Saturday, March 6, 2010

Final Fantasy X

The first Final Fantasy on PlayStation 2 proves a timeless classic almost a decade later.

Platform: PlayStation 2
Published by: Square/Square Electronic Arts (US)
Developed by: Square
Genre: RPG
Players: 1
US Release Date: December 18, 2001
ESRB Rating: Teen - Blood, Violence

Story: Final Fantasy X, much like its predecessors, does not follow any pre-existing storyline established by the series. Instead, the tenth installment follows a teen sports star named Tidus (let the pronunciation war begin!), who is ripped away from his life of luxury by a mysterious creature known as Sin, and into the distant future in the world of Spira. There, he becomes the guardian to a summoner named Yuna, who is on an ancient quest to find the aeons and defeat Sin to bring peace to Spira. If you think that's confusing, then you're in for a trip: the story continues to branch and twist, but never totally leaves the player behind, instead explaining each plot development or at least dangling hints in front of their nose. Final Fantasy X boasts a great, fully-fleshed-out cast of characters as well; I had a tough time letting most of them go when I beat the game. It also includes one of THE BEST love stories in RPG history - don't think you're too "manly" to acknowledge love; it makes you look like a massive douche. Once you start along the path to Zanarkand, it will be very, very hard to stop. Final Fantasy X's story ranks among my favorite of the series.

If you thought Tidus and Yuna's love story was "gay," then you are an insecure, dumb, little penis.

Graphics: Though dated by today's standards, Final Fantasy X's visuals rank among the most beautiful and detailed on the system: environments are large, lush, and vibrant; characters' facial expressions and body language convey natural emotions during scenes of dialogue; menus are bright and easy to manage. Square's cutscenes are leaps and bounds ahead of the competition in this installment, bringing a level of hyper-realism to the characters and displaying some really gorgeous water effects. When viewing this game for the first time, it's crazy to try to imagine the visuals getting even better as the series progresses.

Sound/Music: Series composer/musical genius Nobuo Uematsu returns, with the help of Masashi Hamauzu and Junya Nakano, to deliver another Oscar-worthy score. The music is appropriately epic, triumphant, and sad, adding unspoken emotion to each and every moment of the Final Fantasy X experience. Sound effects are typical RPG fare, with one major addition: Final Fantasy's first attempt at voice acting. While the entire game isn't fully voiced (come on, let's not get totally banana-crazy here), every major section fits in at least a few lines of spoken dialogue. I personally found it a welcome addition and almost flawlessly-executed (with the exception of the infamous "laughing" scene). I'm glad Square stuck with the idea after this game.

Gameplay: Final Fantasy X makes some big changes to leveling up - in fact, forget what you already know about leveling up (for the most part...unless you've already played Final Fantasy XII or Shin Megami Tensei: Digital Devil Saga). Enter the Sphere Grid: hated by some, loved by many, I rank this among my favorite character development systems to date. Sure, you still collect XP to some degree, but instead of a random stat generator boosting your parameters and giving you skills at preset levels, you get a little more freedom in your characters' development. Each time your character acquires the required amount of XP, you get to move to a "node" of the sphere grid (assuming you have the proper sphere in possession). In the beginning of the game, each node contains a different character-specific skill or build statistic; as the game progresses, however, each character gains access to the skills and parameter builds of all the other characters. You want your mages to be able to lay a beat-down with their staffs? Done. Tired of your warrior/tank being slow as a constipated turtle taking a dump? With enough time, effort, and patience, you can have that dude casting fireballs 23849757 times a turn (OK, maybe nothing THAT crazy). Confusing as hell to read, I know - this is more reason to check out Final Fantasy X and (possibly) fall in love with the Sphere Grid.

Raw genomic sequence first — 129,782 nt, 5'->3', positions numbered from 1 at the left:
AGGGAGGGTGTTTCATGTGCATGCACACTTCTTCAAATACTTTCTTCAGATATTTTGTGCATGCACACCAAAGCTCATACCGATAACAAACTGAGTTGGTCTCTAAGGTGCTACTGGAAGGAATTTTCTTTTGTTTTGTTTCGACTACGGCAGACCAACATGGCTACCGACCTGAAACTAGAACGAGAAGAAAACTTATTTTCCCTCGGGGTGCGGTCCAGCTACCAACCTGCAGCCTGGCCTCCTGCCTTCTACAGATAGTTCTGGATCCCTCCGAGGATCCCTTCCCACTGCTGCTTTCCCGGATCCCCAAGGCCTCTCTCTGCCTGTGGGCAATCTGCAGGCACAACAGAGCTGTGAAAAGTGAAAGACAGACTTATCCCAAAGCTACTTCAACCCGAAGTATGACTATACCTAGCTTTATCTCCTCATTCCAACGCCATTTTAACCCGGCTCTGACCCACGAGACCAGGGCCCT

This installment of Final Fantasy follows the turn-based combat of yesteryear, back before the ATB system made its debut on our battle screens. However, Final Fantasy X places heavy emphasis on strategy, maybe more so than any previous incarnation; especially during battles later in the game, it becomes frequently necessary to swap out teammates to find the party that will be most effective against an enemy. These less action-centric battles may not appeal to all, but I found it satisfying that the slower pace of combat was balanced with a myriad of strategic options that felt both refreshing and rewarding.

Final Fantasy X boasts some truly epic boss fights. This dude is just a small-fry compared to the size of some.

Overall: What else is there to say that I haven't already said? Great graphics, great music, some pretty decent voice acting, and a rich, deep battle and level up system come together to form one killer package. Final Fantasy X ranks not only among my favorite Final Fantasy games, not only among my favorite RPGs, but among my favorite games of ALL TIME. It's a game I'm inclined to replay enough that the case never gets dusty. If you for whatever reason missed out when it was first released (or the 9 following years), you shouldn't have to pay more than a cool 20 bones to play what I consider a gaming landmark and masterpiece. Hats go way, way, waaaay off to Square for this one. And seriously...don't be afraid to cry, or at least fall in love with some of the characters.

Score (out of 10): 10

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